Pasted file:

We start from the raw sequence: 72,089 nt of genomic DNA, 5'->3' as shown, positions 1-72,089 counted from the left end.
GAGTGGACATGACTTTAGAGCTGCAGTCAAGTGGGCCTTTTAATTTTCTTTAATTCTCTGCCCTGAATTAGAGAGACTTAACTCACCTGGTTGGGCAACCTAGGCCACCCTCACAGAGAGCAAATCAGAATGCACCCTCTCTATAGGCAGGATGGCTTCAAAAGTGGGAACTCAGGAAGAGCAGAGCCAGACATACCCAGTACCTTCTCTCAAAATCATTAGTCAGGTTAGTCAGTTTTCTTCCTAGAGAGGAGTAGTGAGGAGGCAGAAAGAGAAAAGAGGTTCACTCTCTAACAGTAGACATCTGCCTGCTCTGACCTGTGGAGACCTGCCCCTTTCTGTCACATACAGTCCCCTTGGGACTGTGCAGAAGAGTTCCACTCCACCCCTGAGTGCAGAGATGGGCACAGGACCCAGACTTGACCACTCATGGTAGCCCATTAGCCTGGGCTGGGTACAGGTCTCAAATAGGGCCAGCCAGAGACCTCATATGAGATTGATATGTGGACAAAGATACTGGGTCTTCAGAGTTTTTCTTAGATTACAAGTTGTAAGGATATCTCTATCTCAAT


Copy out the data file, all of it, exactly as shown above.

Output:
We start from the raw sequence: 72,089 nt of genomic DNA, 5'->3' as shown, positions 1-72,089 counted from the left end.
GAGTGGACATGACTTTAGAGCTGCAGTCAAGTGGGCCTTTTAATTTTCTTTAATTCTCTGCCCTGAATTAGAGAGACTTAACTCACCTGGTTGGGCAACCTAGGCCACCCTCACAGAGAGCAAATCAGAATGCACCCTCTCTATAGGCAGGATGGCTTCAAAAGTGGGAACTCAGGAAGAGCAGAGCCAGACATACCCAGTACCTTCTCTCAAAATCATTAGTCAGGTTAGTCAGTTTTCTTCCTAGAGAGGAGTAGTGAGGAGGCAGAAAGAGAAAAGAGGTTCACTCTCTAACAGTAGACATCTGCCTGCTCTGACCTGTGGAGACCTGCCCCTTTCTGTCACATACAGTCCCCTTGGGACTGTGCAGAAGAGTTCCACTCCACCCCTGAGTGCAGAGATGGGCACAGGACCCAGACTTGACCACTCATGGTAGCCCATTAGCCTGGGCTGGGTACAGGTCTCAAATAGGGCCAGCCAGAGACCTCATATGAGATTGATATGTGGACAAAGATACTGGGTCTTCAGAGTTTTTCTTAGATTACAAGTTGTAAGGATATCTCTATCTCAAT